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Courtney Davis: Keep children safe in cars by following these guidelines

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Courtney Davis

Sadly, just this last week in Texas there was a tragic death of a 4-year-old who was riding unrestrained in the back seat of her mom's vehicle. We are all guilty of taking short cuts with safety when we think the risk is small. Unfortunately, too many parents and caregivers believe that nothing will happen when they are just taking a short trip around the corner.

How often have we heard someone, including parents and caregivers, say, "I was just going around the corner!" Parents who would normally take precautions to make sure their children are safe are often tempted to allow a lapse in safety when the risk is perceived as low. The myth that traveling a short distance does not pose a risk, is just that — a myth. Surveys show that most crashes do occur close to home.

Traveling close to home can give a false sense of comfort and decrease our vigilance as drivers. But city streets pose more dangers, including busy intersections and vehicles and pedestrians unexpectedly entering the roadway. Highways and freeways usually make drivers more alert to driving conditions and also incorporate safety features, such as traffic moving in the same direction, breakaway barriers, lane separators and controlled access.

Children are at greater risk than adults in a vehicle crash. In fact, motor vehicle crashes are one of the leading causes of death for children 14 and under. Safety belts and car seats are the single most effective tool in reducing these deaths and injuries. Unfortunately, in 2016, less than half of the children killed in vehicle crashes in Texas were known to be restrained.

Parents and caregivers are reminded that for a car seat to protect a child, it needs to be the right seat for the child's age, weight, height and developmental stage. It also needs to be used correctly and installed securely in the vehicle. Although parents always want to protect their children, studies show that nationally, three out of four car seats are not used correctly.

It is important to keep children rear-facing until at least age 2 or until the limit of their rear-facing convertible seat, which is usually 40 pounds or more. Also, children should stay in a five-point harness system until they are ready to ride in a booster seat. Booster seats are for children who are at least age 4 and 40 pounds or more and mature enough to sit still in a booster. Finally, keep children in a booster seat until the seat belt fits correctly. This is usually sometime between ages 8 and 12. The average child fits in a seat belt at age 11.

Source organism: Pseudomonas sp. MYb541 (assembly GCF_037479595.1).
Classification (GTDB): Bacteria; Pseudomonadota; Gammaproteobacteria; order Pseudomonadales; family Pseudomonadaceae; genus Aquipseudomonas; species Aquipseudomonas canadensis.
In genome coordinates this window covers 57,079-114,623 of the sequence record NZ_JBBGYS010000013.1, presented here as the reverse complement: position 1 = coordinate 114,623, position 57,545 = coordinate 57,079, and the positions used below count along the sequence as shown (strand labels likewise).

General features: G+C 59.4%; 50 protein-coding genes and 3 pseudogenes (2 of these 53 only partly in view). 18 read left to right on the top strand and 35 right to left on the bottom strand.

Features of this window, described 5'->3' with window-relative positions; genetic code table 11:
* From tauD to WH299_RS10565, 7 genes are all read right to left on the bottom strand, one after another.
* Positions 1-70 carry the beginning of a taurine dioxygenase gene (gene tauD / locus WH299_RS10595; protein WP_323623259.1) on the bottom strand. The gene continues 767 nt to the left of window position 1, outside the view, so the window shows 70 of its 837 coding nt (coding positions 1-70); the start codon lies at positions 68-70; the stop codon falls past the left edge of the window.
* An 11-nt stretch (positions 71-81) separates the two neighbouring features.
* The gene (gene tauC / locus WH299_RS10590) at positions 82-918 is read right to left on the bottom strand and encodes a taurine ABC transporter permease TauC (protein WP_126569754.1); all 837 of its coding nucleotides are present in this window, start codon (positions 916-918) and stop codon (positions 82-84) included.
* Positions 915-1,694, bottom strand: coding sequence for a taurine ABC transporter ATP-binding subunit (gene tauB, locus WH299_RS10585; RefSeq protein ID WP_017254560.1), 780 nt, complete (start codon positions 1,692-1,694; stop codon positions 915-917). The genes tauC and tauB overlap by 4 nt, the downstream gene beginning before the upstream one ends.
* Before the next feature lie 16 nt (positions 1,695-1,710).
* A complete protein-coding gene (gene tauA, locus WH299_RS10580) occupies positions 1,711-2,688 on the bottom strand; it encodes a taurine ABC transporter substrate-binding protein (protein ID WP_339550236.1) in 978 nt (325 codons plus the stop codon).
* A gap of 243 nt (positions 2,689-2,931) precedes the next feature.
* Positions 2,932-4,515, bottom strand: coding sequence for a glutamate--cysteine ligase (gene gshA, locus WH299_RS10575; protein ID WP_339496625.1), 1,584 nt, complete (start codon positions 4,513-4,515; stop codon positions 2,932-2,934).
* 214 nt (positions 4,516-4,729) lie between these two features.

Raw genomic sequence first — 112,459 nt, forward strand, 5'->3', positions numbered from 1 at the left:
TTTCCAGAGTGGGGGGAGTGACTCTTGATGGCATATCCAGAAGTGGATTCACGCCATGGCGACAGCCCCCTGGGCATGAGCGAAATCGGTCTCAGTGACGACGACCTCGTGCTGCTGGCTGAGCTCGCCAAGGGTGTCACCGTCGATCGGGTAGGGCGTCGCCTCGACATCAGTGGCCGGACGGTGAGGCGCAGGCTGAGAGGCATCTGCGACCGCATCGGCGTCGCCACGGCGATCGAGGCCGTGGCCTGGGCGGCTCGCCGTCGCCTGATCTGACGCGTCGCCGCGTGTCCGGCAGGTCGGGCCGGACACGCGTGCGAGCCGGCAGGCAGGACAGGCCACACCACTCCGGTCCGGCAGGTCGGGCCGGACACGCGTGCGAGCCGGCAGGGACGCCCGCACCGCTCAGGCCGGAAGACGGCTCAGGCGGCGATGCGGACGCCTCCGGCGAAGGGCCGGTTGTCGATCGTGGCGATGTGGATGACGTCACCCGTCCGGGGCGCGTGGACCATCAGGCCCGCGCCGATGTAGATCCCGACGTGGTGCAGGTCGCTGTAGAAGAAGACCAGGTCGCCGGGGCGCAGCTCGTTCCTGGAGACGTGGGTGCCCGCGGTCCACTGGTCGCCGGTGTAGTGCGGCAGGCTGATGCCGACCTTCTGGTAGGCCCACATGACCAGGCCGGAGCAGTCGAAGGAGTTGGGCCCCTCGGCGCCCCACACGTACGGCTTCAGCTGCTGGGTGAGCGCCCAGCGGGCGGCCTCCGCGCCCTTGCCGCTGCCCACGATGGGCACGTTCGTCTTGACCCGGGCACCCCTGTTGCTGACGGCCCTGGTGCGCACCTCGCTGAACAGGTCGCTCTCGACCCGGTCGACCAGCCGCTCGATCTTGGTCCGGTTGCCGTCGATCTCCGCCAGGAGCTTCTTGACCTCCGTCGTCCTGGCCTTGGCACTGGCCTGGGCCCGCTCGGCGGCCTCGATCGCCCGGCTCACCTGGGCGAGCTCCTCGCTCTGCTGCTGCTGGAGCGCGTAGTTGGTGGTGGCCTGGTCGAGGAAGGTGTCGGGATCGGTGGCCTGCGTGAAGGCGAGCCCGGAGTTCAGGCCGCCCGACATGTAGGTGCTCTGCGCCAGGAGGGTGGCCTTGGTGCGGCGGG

Free child safety seat inspections are available in our area from certified child passenger safety seat technicians. A technician can provide hands-on advice and instruction. Make sure your children are safe and you are in compliance with the current child safety seat law in Texas. The law requires all children under age 8, unless taller than 4-feet-9-inches, to be in a child safety seat system, which includes traditional child safety seats with harnesses and booster seats. Keep in mind that the law is always the minimum.

Car seat technicians will be able to provide education on best practice for keeping children riding safely in vehicles. Visit: to find a certified technician in your area.

Follow these guidelines from the American Academy of Pediatrics to keep your children riding safely:

·         Infants and Toddlers — Rear-facing only and convertible seats

·         All infants and toddlers should ride in a rear-facing seat until they are at least 2 years of age or, preferably, until they reach the highest weight or height allowed by their car seat manufacturer.

·         Toddlers and pre-schoolers — Convertible and forward-facing with a harness seat

·         Children who have outgrown the rear-facing weight or height limit for this convertible seat should use a forward-facing seat with a harness for as long as possible, up to the highest weight or height allowed by his car seat manufacturer.

·         School-age children — Booster seats

·         Children whose weight or height exceeds the forward-facing limit for their car seat should use a belt-positioning booster seat until the vehicle seat belt fits properly; typically, this is between the ages of 8-12 years old.

·         Older children — Seat belts

·         When children are old enough and large enough to use the vehicle seat belt alone, they should always use lap and shoulder seat belts for the best protection.

Remember, all child passengers under age 13 should ride securely restrained in the back seat, where they are safest. Buckle up your children and everyone in the vehicle — every trip, every time.

For more information on child passenger safety, contact me at 940-349-2882 or

COURTNEY DAVIS is the family and community health county extension agent with Texas AgriLife Extension.